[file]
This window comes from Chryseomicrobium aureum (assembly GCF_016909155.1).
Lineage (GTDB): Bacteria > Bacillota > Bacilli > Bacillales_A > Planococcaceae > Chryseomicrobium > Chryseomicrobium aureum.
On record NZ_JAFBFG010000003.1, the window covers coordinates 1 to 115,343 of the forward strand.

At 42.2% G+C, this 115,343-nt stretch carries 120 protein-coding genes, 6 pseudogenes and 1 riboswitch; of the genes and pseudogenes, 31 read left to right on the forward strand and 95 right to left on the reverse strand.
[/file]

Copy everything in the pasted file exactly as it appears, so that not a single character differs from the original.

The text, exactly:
This window comes from Chryseomicrobium aureum (assembly GCF_016909155.1).
Lineage (GTDB): Bacteria > Bacillota > Bacilli > Bacillales_A > Planococcaceae > Chryseomicrobium > Chryseomicrobium aureum.
On record NZ_JAFBFG010000003.1, the window covers coordinates 1 to 115,343 of the forward strand.

At 42.2% G+C, this 115,343-nt stretch carries 120 protein-coding genes, 6 pseudogenes and 1 riboswitch; of the genes and pseudogenes, 31 read left to right on the forward strand and 95 right to left on the reverse strand.